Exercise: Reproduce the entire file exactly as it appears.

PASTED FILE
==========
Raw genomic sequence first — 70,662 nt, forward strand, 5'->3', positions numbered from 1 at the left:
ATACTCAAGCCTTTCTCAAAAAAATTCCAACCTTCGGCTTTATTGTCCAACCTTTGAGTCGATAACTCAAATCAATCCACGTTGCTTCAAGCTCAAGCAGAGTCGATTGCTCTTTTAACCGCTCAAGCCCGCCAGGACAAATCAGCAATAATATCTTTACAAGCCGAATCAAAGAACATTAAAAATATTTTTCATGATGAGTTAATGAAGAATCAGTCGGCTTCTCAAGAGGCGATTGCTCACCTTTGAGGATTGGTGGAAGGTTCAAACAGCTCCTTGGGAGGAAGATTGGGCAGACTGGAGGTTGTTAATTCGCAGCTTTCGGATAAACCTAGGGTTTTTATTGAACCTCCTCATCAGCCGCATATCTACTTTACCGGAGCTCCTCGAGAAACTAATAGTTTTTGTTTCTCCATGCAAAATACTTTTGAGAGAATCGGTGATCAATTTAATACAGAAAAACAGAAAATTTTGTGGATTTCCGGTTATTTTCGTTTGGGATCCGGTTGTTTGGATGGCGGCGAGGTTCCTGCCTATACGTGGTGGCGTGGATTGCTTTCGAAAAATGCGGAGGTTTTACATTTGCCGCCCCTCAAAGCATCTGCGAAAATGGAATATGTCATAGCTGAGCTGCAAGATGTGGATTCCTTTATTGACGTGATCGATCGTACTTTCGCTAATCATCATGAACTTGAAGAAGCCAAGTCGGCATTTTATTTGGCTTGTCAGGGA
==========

Raw genomic sequence first — 70,662 nt, forward strand, 5'->3', positions numbered from 1 at the left:
ATACTCAAGCCTTTCTCAAAAAAATTCCAACCTTCGGCTTTATTGTCCAACCTTTGAGTCGATAACTCAAATCAATCCACGTTGCTTCAAGCTCAAGCAGAGTCGATTGCTCTTTTAACCGCTCAAGCCCGCCAGGACAAATCAGCAATAATATCTTTACAAGCCGAATCAAAGAACATTAAAAATATTTTTCATGATGAGTTAATGAAGAATCAGTCGGCTTCTCAAGAGGCGATTGCTCACCTTTGAGGATTGGTGGAAGGTTCAAACAGCTCCTTGGGAGGAAGATTGGGCAGACTGGAGGTTGTTAATTCGCAGCTTTCGGATAAACCTAGGGTTTTTATTGAACCTCCTCATCAGCCGCATATCTACTTTACCGGAGCTCCTCGAGAAACTAATAGTTTTTGTTTCTCCATGCAAAATACTTTTGAGAGAATCGGTGATCAATTTAATACAGAAAAACAGAAAATTTTGTGGATTTCCGGTTATTTTCGTTTGGGATCCGGTTGTTTGGATGGCGGCGAGGTTCCTGCCTATACGTGGTGGCGTGGATTGCTTTCGAAAAATGCGGAGGTTTTACATTTGCCGCCCCTCAAAGCATCTGCGAAAATGGAATATGTCATAGCTGAGCTGCAAGATGTGGATTCCTTTATTGACGTGATCGATCGTACTTTCGCTAATCATCATGAACTTGAAGAAGCCAAGTCGGCATTTTATTTGGCTTGTCAGGGA